Cider concerns. Cider has been another area of concern because it is exempt when manufactured on-site, but many markets do not produce their own cider.

However, the “commercially prepackaged food that is not potentially hazardous” addition allows those markets carrying off-site manufactured cider to claim exemption.

Cider manufactured off-site is coming from an approved source as long as the cider facility is operating within compliance of the law. There should not be any facilities that are not in compliance, Wargowsky said, because the Department of Agriculture inspects them.

Whose responsibility? Wargowsky stresses that in order for an individual to be exempt at farmers’ markets or product auctions, the organizer is responsible for filing for the exemption. However, it is up to the individual to be sure the operator is registered, he said.

Although exempted facilities are not subject to licensing or inspection by their local health agency, they will not be exempt from inspection by the agriculture department.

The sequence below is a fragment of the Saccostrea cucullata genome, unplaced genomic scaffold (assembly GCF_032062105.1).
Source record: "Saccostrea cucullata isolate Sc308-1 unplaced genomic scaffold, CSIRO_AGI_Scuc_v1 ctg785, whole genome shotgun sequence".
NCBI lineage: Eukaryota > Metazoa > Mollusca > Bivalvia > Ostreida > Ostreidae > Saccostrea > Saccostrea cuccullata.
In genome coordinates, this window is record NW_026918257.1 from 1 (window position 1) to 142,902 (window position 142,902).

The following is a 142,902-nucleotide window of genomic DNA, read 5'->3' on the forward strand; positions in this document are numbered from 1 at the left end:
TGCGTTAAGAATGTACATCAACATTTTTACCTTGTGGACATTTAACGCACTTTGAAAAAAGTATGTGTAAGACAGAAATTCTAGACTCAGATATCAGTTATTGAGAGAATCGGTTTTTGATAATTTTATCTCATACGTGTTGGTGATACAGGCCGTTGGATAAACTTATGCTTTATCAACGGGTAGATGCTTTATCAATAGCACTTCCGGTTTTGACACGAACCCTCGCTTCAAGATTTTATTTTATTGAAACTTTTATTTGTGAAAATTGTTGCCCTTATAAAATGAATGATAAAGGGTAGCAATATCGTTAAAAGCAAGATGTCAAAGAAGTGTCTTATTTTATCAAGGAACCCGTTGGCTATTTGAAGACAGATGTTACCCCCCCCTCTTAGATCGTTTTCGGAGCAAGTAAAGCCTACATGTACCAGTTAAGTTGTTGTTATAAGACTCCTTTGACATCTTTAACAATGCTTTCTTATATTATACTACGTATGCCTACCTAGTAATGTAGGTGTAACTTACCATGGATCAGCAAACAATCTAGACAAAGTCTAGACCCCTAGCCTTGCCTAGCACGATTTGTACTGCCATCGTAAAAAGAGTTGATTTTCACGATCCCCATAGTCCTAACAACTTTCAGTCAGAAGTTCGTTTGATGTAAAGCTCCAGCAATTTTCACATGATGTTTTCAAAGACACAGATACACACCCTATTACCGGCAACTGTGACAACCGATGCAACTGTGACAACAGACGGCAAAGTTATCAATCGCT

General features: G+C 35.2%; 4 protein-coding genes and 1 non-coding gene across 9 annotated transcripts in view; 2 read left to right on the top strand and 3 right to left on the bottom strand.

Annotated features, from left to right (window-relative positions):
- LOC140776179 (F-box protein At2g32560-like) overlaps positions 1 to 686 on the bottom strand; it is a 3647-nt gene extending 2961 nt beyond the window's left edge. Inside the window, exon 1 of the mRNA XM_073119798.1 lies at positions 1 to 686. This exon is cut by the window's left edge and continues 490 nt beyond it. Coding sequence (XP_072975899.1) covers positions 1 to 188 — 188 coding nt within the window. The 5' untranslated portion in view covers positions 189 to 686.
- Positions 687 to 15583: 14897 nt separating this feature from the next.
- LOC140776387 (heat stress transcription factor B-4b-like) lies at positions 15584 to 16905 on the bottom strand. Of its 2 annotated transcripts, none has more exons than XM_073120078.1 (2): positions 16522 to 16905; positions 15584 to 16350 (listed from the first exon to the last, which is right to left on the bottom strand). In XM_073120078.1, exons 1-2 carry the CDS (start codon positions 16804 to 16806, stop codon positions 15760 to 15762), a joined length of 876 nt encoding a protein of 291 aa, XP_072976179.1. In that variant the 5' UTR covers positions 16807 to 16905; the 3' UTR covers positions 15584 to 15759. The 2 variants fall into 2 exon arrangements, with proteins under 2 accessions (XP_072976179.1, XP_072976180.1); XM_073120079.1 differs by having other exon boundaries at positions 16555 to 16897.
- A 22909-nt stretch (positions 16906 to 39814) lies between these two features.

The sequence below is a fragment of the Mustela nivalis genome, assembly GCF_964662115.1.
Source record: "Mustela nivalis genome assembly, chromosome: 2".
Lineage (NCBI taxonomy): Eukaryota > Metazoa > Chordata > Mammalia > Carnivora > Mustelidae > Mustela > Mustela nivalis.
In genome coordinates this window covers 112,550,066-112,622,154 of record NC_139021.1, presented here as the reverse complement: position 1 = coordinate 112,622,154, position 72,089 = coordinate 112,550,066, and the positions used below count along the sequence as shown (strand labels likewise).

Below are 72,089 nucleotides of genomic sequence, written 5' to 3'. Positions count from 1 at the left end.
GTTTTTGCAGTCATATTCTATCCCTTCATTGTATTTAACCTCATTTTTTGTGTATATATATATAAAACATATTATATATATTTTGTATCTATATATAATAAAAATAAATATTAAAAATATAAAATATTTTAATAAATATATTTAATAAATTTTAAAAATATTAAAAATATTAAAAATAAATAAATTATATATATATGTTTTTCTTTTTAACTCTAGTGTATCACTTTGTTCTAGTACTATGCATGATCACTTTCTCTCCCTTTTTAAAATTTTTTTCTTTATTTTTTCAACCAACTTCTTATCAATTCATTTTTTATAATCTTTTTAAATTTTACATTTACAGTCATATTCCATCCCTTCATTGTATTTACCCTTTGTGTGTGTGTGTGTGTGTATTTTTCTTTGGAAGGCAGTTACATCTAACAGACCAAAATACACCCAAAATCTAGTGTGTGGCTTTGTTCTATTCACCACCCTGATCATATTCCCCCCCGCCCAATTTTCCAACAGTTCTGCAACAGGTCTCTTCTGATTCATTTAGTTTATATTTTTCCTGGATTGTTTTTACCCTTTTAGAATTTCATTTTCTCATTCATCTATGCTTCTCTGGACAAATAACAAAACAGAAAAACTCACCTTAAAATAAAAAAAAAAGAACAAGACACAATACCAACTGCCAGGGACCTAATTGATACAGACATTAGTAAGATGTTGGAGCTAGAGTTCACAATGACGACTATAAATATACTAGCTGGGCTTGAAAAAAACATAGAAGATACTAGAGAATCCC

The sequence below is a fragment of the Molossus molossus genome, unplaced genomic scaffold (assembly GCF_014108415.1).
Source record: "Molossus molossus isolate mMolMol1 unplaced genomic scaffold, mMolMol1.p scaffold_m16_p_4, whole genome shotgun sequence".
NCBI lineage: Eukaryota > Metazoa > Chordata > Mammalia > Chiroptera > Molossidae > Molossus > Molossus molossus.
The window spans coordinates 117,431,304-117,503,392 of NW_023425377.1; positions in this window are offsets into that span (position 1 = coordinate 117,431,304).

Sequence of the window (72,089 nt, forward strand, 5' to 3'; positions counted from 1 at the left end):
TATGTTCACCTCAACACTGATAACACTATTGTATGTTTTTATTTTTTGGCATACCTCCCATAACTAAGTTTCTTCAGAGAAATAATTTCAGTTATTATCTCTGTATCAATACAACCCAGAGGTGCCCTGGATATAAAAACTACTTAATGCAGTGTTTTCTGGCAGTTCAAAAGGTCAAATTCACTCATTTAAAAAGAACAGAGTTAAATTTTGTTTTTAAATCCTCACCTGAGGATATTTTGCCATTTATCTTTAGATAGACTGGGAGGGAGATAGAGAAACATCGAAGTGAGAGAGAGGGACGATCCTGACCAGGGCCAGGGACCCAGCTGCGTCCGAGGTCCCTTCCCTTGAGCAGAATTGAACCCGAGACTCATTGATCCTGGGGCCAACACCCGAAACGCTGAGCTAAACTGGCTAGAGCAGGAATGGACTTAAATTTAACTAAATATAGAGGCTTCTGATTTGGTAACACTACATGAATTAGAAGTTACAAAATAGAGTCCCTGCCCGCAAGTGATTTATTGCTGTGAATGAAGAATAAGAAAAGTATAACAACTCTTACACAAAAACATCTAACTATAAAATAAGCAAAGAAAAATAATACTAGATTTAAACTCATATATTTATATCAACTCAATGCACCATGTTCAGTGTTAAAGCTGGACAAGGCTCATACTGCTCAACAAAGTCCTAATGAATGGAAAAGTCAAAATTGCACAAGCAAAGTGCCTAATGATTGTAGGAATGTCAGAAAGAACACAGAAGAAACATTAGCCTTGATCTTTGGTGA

Farm markets, farmers’ markets and farm product auctions seeking exemption can register with the Ohio Department of Agriculture. For forms go to www.ohiofruit.org or www.state.oh.us/agr and follow the food safety links. For further information contact the Ohio Department of Agriculture at 800-282-1955.

Who is exempt? Farmers who sell at a farmer’s market may claim exemption if they sell only the following:

* Commercially prepackaged food that is not potentially hazardous, on the condition that the food is contained in displays on the premises where business is conducted and the total space of the display is less then or equal to 100 cubic feet.

* Fresh unprocessed fruits of vegetables.

* Maple syrup, sorghum or honey.